The CEDAW report notes that there has been an increase in the "number of women and girls in conflict-affected areas who are victims of sexual violence, including rape, mass rape, gang rape and sexual slavery" perpetrated by the Armed Forces of the DRC (Forces armées de la République démocratique du Congo, FARDC), the national police, armed groups, and militias (UN 6 Aug. 2019, para. 109(a)). A 2019 statement by the UN Deputy High Commissioner for Human Rights indicates that "conflict-related sexual violence continues to be perpetrated on a large scale by State agents and combatants of armed groups" (UN 24 Sept. 2019). The MONUSCO report states that "armed groups" were responsible for 55 percent of incidents of conflict-related sexual violence (UN 30 Nov. 2020, para. 53). The same report documented that 30 girls under 18 were "raped or subjected to other forms of sexual violence" from 19 September to 1 December 2020, including 11 whose rapes were "attributable to State agents" (UN 30 Nov. 2020, para. 52). According to the same source, of the cases of conflict-related sexual violence attributed to State actors, the FARDC accounted for 30 percent of the cases, and the national police accounted for 12 percent (UN 30 Nov. 2020, para. 53). Freedom House notes that both "[r]ebel fighters and government soldiers have regularly been implicated in rape and sexual abuse" (Freedom House 4 Mar. 2020, Sec. G3).

2. COVID-19 and Domestic and Sexual Violence

UN Women reports that during the COVID-19 pandemic, violence increased by 99 percent in North Kivu province (UN 1 Sept. 2020). A December 2020 report by UNICEF's Social Sciences Analytics Cell (CASS) on the impact of the COVID-19 pandemic on women and girls in the DRC notes that there has been an increase in the incidence of SGBV in the country and that it has been "particularly severe" in North Kivu and its capital, Goma (UN Dec. 2020, 2). The same source reports that there has been an increase in the number of SGBV cases being seen at health care centres (UN Dec. 2020, 3). The CASS report notes that the NGO Médicins du monde "reported double the number of cases of SGBV received in its health centres in Kinshasa between April and June" (UN Dec. 2020, 8). A June 2020 Reuters article reports that the volume of calls to the [Kinshasa-based (UN Dec. 2020, 8)] Forum of Women Citizens and Activists for Governance, Democracy and Development (Forum des femmes citoyennes et engagées pour la gouvernance, la démocratie et le développement), which runs "Congo's first domestic abuse hotline," "has increased tenfold in recent months" (Reuters 2 June 2020). The CASS report notes that the same hotline "recorded 20 times more calls from women than men" during the national state of emergency from April to July and that 78 percent of the calls received during this time concerned physical and sexual violence against children under the age of 14 (UN Dec. 2020, 8).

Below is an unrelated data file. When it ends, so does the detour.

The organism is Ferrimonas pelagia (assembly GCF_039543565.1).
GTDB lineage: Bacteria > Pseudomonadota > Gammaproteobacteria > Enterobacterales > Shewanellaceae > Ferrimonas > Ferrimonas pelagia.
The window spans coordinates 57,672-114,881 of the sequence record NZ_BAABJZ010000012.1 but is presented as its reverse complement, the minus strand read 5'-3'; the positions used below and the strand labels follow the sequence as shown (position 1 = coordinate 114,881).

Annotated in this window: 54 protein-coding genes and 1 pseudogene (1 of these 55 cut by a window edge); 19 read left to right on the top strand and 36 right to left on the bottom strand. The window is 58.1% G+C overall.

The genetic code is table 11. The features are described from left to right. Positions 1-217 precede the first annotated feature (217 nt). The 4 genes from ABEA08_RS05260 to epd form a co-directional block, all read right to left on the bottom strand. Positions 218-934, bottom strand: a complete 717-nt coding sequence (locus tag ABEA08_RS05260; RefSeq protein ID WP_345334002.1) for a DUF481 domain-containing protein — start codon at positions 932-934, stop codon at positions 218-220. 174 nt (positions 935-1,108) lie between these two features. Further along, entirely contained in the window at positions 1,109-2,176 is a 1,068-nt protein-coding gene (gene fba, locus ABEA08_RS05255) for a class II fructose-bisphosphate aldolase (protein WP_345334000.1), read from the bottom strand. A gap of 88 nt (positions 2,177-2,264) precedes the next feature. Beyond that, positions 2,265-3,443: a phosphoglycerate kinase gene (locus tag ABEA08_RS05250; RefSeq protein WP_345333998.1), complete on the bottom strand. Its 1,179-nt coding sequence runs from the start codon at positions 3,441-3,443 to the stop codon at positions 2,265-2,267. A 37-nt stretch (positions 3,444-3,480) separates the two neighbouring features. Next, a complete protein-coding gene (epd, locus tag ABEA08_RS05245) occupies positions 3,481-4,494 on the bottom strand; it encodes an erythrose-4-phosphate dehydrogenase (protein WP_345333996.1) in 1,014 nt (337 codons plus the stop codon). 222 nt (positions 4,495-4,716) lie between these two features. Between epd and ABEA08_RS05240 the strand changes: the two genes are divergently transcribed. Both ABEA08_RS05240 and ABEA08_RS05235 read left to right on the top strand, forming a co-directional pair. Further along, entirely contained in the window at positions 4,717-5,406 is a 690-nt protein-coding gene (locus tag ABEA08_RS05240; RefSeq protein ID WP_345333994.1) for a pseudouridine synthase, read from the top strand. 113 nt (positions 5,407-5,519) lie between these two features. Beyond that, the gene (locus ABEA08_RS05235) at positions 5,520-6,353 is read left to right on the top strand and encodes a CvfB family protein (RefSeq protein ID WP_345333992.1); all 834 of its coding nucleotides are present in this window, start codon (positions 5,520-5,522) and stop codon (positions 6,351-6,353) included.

3. Legislation

According to sources, there is no law prohibiting domestic violence (WILPF DRC Oct. 2018, 5; OECD 2019, 4). An October 2018 report by the national section of the Women's International League for Peace and Freedom (WILPF) [9] in the DRC, submitted for the 2019 UPR, notes that domestic violence is not "specifically criminalised" but rather falls under the Penal Code's general provisions against assault, battery, and rape (WILPF DRC Oct. 2018, 1, 5). The CEDAW report indicates that domestic violence and marital rape are not criminalized and that there has been a "lack of progress in adopting the draft law for the protection of vulnerable persons, which includes a framework for assistance for victims of sexual violence" (UN 6 Aug. 2019, para. 26).

The 2019 Organisation for Economic Co-operation and Development (OECD) Social Institutions and Gender Index (SIGI) indicates that, in 2009, the DRC developed a National Strategy Against Gender-Based Violence (Stratégie nationale de lutte contre les violences basées sur le genre, SNVBG) and established the National Agency for Eliminating Violence against Women and Adolescent and Very Young Girls (Agence nationale de lutte contre les violences faites à la femme, à la jeune et petite fille, AVIFEM) (OECD 2019, 3). The same source notes that the SNVBG includes the following five initiatives:

  1. combat "impunity"
  2. ensure "protection and prevention"
  3. launch "security sector reforms"
  4. provide "multi-sectoral assistance"
  5. gather "data and [undertake] mapping" (OECD 2019, 3).

According to UN Women, in response to the increase in violence during the COVID-19 pandemic, the government introduced a revised SNVBG in August 2020 (UN 1 Sept. 2020). The same source indicates that the revision extended the definition of gender-based violence to include domestic violence (UN 1 Sept. 2020). Further information on the SNVBG could not be found among the sources consulted by the Research Directorate within the time constraints of this Response.

The 2006 Constitution (amended in 2011) provides the following regarding sexual violence:

[translation]

Article 15

The public authorities see to the elimination of sexual violence.